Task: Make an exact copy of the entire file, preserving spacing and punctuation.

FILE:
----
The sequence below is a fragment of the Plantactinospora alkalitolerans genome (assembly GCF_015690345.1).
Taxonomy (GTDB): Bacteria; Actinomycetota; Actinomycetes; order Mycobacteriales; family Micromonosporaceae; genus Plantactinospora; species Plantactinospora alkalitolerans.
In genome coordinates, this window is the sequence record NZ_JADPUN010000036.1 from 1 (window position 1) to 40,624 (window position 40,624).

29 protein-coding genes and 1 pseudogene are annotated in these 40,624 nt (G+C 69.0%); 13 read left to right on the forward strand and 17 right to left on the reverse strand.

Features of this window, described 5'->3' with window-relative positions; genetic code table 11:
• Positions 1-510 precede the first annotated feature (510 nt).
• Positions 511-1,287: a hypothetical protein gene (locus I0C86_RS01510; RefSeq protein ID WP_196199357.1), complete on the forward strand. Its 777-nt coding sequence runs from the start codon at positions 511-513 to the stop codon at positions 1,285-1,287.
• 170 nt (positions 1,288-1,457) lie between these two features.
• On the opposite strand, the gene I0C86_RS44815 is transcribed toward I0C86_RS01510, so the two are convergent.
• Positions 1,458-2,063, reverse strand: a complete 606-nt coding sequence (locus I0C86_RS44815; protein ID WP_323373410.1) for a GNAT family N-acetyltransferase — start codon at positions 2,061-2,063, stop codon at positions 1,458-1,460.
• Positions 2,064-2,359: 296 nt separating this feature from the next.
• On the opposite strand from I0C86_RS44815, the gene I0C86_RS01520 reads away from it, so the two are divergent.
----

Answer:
The sequence below is a fragment of the Plantactinospora alkalitolerans genome (assembly GCF_015690345.1).
Taxonomy (GTDB): Bacteria; Actinomycetota; Actinomycetes; order Mycobacteriales; family Micromonosporaceae; genus Plantactinospora; species Plantactinospora alkalitolerans.
In genome coordinates, this window is the sequence record NZ_JADPUN010000036.1 from 1 (window position 1) to 40,624 (window position 40,624).

29 protein-coding genes and 1 pseudogene are annotated in these 40,624 nt (G+C 69.0%); 13 read left to right on the forward strand and 17 right to left on the reverse strand.

Features of this window, described 5'->3' with window-relative positions; genetic code table 11:
• Positions 1-510 precede the first annotated feature (510 nt).
• Positions 511-1,287: a hypothetical protein gene (locus I0C86_RS01510; RefSeq protein ID WP_196199357.1), complete on the forward strand. Its 777-nt coding sequence runs from the start codon at positions 511-513 to the stop codon at positions 1,285-1,287.
• 170 nt (positions 1,288-1,457) lie between these two features.
• On the opposite strand, the gene I0C86_RS44815 is transcribed toward I0C86_RS01510, so the two are convergent.
• Positions 1,458-2,063, reverse strand: a complete 606-nt coding sequence (locus I0C86_RS44815; protein ID WP_323373410.1) for a GNAT family N-acetyltransferase — start codon at positions 2,061-2,063, stop codon at positions 1,458-1,460.
• Positions 2,064-2,359: 296 nt separating this feature from the next.
• On the opposite strand from I0C86_RS44815, the gene I0C86_RS01520 reads away from it, so the two are divergent.